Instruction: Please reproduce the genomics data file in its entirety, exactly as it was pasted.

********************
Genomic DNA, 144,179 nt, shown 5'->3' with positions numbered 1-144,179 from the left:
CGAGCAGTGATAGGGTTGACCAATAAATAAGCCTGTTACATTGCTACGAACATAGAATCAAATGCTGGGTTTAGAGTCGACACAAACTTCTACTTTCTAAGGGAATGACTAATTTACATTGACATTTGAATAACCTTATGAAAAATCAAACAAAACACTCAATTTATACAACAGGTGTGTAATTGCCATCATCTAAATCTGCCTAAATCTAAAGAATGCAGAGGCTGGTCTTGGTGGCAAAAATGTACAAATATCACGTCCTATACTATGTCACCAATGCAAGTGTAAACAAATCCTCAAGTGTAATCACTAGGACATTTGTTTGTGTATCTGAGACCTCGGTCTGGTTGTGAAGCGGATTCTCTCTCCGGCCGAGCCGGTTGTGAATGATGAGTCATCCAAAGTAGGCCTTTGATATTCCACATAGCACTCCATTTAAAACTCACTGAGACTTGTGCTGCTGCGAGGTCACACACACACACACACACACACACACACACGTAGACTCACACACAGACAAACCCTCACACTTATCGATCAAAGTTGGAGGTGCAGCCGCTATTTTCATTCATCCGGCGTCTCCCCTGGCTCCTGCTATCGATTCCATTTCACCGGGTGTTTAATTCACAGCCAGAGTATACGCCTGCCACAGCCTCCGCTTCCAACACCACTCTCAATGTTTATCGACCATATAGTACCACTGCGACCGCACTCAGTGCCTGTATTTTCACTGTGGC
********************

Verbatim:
Genomic DNA, 144,179 nt, shown 5'->3' with positions numbered 1-144,179 from the left:
CGAGCAGTGATAGGGTTGACCAATAAATAAGCCTGTTACATTGCTACGAACATAGAATCAAATGCTGGGTTTAGAGTCGACACAAACTTCTACTTTCTAAGGGAATGACTAATTTACATTGACATTTGAATAACCTTATGAAAAATCAAACAAAACACTCAATTTATACAACAGGTGTGTAATTGCCATCATCTAAATCTGCCTAAATCTAAAGAATGCAGAGGCTGGTCTTGGTGGCAAAAATGTACAAATATCACGTCCTATACTATGTCACCAATGCAAGTGTAAACAAATCCTCAAGTGTAATCACTAGGACATTTGTTTGTGTATCTGAGACCTCGGTCTGGTTGTGAAGCGGATTCTCTCTCCGGCCGAGCCGGTTGTGAATGATGAGTCATCCAAAGTAGGCCTTTGATATTCCACATAGCACTCCATTTAAAACTCACTGAGACTTGTGCTGCTGCGAGGTCACACACACACACACACACACACACACACACGTAGACTCACACACAGACAAACCCTCACACTTATCGATCAAAGTTGGAGGTGCAGCCGCTATTTTCATTCATCCGGCGTCTCCCCTGGCTCCTGCTATCGATTCCATTTCACCGGGTGTTTAATTCACAGCCAGAGTATACGCCTGCCACAGCCTCCGCTTCCAACACCACTCTCAATGTTTATCGACCATATAGTACCACTGCGACCGCACTCAGTGCCTGTATTTTCACTGTGGC